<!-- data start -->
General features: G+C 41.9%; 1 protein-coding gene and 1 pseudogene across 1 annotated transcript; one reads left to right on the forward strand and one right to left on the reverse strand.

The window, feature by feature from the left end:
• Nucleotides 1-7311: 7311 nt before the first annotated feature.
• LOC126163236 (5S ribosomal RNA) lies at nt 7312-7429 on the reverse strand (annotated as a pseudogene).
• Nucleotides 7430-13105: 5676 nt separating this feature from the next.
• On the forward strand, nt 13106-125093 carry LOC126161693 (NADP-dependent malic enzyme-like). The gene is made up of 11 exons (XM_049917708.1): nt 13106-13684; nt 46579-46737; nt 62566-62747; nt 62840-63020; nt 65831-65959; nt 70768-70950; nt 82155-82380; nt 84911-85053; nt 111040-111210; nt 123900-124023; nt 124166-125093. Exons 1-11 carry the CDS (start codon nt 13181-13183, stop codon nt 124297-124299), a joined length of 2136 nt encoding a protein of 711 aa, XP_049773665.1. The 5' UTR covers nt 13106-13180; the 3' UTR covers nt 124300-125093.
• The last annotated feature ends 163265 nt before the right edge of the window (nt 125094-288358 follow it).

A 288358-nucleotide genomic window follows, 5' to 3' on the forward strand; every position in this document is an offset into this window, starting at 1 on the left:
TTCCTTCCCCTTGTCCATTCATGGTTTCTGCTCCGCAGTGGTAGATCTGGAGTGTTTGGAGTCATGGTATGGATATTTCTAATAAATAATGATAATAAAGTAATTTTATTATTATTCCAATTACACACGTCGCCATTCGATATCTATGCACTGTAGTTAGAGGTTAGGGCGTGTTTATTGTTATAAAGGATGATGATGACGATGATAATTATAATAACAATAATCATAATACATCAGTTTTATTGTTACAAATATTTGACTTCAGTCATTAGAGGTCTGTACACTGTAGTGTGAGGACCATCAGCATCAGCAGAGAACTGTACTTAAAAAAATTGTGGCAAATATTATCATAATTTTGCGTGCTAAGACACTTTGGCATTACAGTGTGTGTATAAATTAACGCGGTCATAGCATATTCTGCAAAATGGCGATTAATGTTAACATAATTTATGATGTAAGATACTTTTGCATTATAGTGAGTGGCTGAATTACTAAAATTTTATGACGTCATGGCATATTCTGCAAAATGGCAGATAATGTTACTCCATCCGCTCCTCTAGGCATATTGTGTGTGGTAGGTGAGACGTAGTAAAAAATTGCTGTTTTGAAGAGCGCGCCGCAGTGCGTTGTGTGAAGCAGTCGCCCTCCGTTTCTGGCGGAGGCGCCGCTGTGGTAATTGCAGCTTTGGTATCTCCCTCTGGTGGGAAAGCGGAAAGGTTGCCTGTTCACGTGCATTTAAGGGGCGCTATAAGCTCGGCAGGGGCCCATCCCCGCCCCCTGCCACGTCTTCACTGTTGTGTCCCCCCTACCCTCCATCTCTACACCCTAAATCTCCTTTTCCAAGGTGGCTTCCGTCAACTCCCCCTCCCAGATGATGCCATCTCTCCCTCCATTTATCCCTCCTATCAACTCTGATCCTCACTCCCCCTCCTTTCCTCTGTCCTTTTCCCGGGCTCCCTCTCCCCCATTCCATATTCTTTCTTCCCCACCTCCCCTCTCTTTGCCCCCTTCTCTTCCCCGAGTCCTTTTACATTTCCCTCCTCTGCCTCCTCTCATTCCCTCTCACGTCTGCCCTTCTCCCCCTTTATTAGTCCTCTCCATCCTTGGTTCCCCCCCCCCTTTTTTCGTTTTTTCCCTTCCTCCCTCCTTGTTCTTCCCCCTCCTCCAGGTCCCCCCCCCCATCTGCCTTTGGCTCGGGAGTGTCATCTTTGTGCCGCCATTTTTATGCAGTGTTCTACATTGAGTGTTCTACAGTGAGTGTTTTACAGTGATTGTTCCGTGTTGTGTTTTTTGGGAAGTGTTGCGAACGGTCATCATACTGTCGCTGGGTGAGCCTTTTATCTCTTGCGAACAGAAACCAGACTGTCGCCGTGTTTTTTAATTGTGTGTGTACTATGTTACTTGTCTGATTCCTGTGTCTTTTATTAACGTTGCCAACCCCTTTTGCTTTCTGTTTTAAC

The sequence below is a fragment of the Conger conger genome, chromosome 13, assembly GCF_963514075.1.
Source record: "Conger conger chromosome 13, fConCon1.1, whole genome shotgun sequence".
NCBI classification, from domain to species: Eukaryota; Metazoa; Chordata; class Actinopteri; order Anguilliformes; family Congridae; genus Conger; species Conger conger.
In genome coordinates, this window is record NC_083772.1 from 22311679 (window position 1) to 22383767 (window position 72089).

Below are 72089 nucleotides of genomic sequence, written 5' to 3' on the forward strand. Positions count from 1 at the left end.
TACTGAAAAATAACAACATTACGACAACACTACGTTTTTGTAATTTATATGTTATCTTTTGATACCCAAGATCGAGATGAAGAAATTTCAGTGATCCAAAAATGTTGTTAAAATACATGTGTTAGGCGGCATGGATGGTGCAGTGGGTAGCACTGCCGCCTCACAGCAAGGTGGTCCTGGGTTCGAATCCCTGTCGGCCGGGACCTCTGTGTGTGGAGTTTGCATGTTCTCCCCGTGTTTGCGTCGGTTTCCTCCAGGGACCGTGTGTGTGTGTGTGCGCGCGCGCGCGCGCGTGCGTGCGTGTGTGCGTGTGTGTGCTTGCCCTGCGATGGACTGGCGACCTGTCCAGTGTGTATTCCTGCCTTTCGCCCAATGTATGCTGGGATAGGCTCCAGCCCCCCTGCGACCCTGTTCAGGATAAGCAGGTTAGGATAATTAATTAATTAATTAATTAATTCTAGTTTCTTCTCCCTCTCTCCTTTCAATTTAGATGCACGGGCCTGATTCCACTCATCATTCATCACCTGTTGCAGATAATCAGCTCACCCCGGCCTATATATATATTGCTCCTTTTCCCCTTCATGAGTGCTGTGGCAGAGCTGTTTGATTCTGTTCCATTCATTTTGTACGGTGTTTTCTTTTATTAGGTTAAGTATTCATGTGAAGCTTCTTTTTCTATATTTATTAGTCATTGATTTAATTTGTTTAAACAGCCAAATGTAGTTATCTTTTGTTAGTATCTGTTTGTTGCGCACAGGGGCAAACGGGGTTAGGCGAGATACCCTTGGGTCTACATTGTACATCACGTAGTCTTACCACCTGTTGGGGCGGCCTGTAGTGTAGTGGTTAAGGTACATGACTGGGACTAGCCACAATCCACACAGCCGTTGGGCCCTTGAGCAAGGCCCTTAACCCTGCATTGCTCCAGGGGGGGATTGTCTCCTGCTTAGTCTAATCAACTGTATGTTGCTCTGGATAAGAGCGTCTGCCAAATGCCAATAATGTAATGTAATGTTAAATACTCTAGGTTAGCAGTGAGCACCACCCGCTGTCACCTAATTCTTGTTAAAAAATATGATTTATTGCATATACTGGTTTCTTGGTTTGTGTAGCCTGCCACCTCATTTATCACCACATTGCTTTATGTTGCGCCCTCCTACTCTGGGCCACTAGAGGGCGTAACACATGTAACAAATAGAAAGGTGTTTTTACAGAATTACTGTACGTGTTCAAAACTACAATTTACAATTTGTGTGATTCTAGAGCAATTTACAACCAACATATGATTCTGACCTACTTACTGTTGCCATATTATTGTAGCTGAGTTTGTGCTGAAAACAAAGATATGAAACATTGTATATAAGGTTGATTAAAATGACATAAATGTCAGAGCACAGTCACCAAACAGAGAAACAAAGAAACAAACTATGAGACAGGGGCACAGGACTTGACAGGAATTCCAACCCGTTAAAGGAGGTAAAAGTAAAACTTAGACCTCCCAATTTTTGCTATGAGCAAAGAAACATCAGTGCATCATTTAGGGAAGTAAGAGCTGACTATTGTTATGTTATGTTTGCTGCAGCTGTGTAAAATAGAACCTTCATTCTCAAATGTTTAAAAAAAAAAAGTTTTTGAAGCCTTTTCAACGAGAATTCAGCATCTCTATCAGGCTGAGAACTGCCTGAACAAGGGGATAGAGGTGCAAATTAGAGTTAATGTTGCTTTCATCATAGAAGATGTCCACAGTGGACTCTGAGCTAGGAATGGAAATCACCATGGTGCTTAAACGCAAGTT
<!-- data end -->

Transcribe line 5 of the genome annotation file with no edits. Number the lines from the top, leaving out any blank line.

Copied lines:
• Nucleotides 7430-13105: 5676 nt separating this feature from the next.